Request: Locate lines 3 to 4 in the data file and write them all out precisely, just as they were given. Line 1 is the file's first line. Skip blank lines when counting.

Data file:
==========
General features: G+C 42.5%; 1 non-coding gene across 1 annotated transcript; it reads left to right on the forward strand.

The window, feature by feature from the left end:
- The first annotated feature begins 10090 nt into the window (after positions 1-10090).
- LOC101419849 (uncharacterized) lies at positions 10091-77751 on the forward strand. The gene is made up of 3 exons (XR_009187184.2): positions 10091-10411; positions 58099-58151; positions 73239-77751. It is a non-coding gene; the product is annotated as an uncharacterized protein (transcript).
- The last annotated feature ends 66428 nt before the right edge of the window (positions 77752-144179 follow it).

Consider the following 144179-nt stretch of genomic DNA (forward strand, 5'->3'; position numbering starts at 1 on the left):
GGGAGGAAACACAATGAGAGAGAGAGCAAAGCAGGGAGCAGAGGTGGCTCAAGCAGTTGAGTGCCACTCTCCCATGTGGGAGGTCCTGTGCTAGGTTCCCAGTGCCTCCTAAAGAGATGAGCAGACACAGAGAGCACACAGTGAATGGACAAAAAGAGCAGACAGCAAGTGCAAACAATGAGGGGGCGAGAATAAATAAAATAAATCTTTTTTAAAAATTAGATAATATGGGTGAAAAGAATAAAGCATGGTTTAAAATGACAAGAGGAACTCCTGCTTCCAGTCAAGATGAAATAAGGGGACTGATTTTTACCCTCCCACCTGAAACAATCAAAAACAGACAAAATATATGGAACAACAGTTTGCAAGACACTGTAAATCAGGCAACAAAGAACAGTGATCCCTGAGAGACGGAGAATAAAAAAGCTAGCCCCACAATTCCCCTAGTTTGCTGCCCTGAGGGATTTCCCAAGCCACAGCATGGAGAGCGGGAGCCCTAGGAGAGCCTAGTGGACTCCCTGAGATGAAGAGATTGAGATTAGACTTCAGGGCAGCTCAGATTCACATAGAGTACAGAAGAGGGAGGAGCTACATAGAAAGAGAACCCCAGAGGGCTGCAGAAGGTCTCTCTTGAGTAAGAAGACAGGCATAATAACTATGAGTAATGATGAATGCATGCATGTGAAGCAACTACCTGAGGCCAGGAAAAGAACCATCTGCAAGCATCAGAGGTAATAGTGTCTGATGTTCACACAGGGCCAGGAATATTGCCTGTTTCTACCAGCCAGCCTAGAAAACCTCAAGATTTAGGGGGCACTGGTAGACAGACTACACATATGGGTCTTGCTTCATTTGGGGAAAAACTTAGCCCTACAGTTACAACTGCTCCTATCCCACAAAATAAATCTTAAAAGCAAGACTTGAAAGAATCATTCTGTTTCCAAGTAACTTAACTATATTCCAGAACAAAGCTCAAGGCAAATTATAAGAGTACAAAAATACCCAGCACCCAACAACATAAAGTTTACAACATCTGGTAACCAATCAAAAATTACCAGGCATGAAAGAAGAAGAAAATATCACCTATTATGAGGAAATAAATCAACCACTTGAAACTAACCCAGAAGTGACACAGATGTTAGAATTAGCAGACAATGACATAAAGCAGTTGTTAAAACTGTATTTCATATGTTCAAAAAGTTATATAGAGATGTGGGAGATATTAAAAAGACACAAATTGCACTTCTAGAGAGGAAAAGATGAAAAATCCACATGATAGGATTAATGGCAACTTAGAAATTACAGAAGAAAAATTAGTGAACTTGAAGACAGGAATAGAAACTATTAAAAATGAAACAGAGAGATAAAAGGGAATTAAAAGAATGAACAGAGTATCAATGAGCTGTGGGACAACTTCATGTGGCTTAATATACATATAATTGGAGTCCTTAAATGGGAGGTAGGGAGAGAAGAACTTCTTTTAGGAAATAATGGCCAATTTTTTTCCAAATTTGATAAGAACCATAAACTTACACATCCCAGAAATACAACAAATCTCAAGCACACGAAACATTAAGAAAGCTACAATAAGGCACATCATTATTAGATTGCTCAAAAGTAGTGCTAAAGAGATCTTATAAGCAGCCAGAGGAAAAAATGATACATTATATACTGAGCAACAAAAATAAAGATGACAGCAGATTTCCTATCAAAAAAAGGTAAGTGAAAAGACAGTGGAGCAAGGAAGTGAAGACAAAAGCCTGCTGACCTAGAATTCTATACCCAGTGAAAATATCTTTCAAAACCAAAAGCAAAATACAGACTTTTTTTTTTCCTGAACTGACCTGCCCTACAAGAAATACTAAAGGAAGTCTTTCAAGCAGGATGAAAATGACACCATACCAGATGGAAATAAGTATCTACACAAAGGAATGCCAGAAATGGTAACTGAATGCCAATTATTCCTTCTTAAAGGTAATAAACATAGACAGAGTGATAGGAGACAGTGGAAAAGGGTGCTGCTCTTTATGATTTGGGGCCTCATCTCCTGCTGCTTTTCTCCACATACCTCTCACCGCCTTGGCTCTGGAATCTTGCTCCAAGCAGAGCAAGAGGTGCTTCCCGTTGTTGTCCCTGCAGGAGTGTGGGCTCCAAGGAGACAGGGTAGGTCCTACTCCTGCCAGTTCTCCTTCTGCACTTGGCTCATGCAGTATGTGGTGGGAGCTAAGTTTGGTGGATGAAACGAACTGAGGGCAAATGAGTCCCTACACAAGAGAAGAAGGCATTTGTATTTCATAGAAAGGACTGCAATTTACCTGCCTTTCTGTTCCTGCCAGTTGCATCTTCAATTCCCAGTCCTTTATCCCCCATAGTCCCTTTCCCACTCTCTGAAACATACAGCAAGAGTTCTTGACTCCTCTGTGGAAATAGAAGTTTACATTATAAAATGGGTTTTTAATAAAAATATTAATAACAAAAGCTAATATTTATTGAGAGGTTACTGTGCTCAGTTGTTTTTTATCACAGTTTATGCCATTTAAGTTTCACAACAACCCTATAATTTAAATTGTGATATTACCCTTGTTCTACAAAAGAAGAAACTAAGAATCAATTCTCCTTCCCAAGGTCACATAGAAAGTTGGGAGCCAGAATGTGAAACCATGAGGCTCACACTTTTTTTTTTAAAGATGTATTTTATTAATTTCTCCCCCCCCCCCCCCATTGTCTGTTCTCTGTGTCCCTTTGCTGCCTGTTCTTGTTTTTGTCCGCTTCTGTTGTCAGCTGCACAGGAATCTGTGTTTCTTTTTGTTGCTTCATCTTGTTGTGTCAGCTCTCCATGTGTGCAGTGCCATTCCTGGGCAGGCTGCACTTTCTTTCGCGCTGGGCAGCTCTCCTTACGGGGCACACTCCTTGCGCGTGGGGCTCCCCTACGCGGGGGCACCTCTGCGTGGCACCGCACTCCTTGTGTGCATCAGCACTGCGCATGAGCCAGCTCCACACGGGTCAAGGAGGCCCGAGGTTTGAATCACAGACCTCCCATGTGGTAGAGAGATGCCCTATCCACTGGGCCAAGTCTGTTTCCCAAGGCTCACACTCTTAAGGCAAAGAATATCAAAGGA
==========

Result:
- The first annotated feature begins 10090 nt into the window (after positions 1-10090).
- LOC101419849 (uncharacterized) lies at positions 10091-77751 on the forward strand. The gene is made up of 3 exons (XR_009187184.2): positions 10091-10411; positions 58099-58151; positions 73239-77751. It is a non-coding gene; the product is annotated as an uncharacterized protein (transcript).